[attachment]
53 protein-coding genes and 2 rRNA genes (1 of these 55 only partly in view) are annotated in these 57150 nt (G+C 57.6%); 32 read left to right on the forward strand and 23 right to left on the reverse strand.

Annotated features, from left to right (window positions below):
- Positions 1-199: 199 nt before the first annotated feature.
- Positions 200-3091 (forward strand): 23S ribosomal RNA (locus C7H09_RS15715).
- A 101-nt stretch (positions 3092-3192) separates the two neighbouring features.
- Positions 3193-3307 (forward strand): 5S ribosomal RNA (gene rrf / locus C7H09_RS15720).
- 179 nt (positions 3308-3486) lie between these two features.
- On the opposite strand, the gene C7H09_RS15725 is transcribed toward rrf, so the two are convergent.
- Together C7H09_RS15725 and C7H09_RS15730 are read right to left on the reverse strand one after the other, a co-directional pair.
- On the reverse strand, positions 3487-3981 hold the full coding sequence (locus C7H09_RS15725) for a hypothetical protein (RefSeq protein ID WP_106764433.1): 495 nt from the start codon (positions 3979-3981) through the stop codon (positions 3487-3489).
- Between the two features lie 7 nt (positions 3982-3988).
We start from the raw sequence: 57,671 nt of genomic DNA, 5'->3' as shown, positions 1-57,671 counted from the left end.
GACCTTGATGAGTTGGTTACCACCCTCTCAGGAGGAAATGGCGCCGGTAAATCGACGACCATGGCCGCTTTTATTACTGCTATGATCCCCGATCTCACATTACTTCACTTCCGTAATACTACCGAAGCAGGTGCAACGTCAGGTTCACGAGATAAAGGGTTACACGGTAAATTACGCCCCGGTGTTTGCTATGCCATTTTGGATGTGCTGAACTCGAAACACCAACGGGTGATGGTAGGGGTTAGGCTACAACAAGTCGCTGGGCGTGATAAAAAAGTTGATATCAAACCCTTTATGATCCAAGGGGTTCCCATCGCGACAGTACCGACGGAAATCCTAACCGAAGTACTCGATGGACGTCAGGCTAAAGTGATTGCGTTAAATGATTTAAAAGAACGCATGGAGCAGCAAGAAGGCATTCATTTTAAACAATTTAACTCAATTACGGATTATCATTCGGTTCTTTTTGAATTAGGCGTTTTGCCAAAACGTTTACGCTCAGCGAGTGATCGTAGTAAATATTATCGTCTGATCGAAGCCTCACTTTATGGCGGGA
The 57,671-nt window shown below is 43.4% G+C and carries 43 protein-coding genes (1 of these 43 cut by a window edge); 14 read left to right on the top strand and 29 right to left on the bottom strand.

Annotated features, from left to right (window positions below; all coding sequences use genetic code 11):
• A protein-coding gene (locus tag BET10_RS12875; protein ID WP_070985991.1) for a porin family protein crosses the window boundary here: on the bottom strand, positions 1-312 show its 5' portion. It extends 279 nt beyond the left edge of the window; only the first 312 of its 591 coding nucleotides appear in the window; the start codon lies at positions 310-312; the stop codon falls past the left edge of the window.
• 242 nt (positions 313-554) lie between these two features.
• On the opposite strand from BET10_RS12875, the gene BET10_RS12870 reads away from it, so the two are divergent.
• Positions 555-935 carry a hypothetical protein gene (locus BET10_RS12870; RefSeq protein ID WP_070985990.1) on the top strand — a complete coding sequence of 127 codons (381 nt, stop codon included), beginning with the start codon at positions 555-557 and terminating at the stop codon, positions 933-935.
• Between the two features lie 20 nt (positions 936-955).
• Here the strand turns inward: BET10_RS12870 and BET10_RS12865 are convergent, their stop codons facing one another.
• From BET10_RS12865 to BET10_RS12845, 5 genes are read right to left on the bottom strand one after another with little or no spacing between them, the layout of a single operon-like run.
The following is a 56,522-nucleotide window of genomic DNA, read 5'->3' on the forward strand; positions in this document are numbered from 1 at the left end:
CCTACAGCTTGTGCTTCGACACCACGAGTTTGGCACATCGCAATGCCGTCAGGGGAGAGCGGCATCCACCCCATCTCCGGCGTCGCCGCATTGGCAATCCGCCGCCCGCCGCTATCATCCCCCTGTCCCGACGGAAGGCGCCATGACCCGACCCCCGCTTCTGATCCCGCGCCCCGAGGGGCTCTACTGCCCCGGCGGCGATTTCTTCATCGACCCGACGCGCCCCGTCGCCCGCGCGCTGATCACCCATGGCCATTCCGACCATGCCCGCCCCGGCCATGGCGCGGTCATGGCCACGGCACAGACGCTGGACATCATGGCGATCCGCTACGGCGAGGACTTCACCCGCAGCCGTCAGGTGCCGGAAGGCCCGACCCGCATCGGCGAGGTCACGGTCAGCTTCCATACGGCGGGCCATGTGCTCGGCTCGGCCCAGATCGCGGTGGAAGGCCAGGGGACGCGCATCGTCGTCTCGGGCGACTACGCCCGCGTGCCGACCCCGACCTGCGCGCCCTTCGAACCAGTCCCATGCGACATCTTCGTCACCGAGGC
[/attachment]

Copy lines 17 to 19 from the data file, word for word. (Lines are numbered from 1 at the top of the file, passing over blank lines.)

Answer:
• 242 nt (positions 313-554) lie between these two features.
• On the opposite strand from BET10_RS12875, the gene BET10_RS12870 reads away from it, so the two are divergent.
• Positions 555-935 carry a hypothetical protein gene (locus BET10_RS12870; RefSeq protein ID WP_070985990.1) on the top strand — a complete coding sequence of 127 codons (381 nt, stop codon included), beginning with the start codon at positions 555-557 and terminating at the stop codon, positions 933-935.